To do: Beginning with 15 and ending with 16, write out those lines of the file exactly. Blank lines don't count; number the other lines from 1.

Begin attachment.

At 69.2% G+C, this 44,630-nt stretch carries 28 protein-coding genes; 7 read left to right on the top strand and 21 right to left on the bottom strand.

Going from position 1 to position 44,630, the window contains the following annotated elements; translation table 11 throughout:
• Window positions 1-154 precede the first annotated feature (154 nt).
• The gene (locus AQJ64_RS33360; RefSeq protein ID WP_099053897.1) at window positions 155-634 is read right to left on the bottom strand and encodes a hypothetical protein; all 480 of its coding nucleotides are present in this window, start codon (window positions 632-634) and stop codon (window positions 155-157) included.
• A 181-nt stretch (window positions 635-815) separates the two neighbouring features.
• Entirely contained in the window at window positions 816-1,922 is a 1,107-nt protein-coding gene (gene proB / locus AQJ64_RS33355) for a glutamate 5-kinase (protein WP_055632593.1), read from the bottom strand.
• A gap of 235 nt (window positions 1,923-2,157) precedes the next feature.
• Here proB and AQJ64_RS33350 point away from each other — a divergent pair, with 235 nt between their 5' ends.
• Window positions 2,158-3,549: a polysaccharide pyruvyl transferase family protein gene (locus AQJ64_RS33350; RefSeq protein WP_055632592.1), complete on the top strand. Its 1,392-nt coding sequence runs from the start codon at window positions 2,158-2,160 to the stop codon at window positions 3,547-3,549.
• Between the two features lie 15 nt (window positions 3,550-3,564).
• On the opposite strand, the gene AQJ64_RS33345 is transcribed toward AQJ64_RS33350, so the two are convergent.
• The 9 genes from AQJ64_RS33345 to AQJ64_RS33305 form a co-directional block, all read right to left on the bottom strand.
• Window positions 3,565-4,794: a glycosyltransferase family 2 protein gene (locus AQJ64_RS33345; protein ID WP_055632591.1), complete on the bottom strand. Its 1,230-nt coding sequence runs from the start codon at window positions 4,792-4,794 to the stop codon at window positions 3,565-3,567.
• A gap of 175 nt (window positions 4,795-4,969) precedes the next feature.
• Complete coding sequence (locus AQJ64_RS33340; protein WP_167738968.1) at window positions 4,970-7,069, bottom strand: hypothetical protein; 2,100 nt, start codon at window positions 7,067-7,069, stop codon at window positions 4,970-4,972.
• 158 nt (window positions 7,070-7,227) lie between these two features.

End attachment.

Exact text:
• Complete coding sequence (locus AQJ64_RS33340; protein WP_167738968.1) at window positions 4,970-7,069, bottom strand: hypothetical protein; 2,100 nt, start codon at window positions 7,067-7,069, stop codon at window positions 4,970-4,972.
• 158 nt (window positions 7,070-7,227) lie between these two features.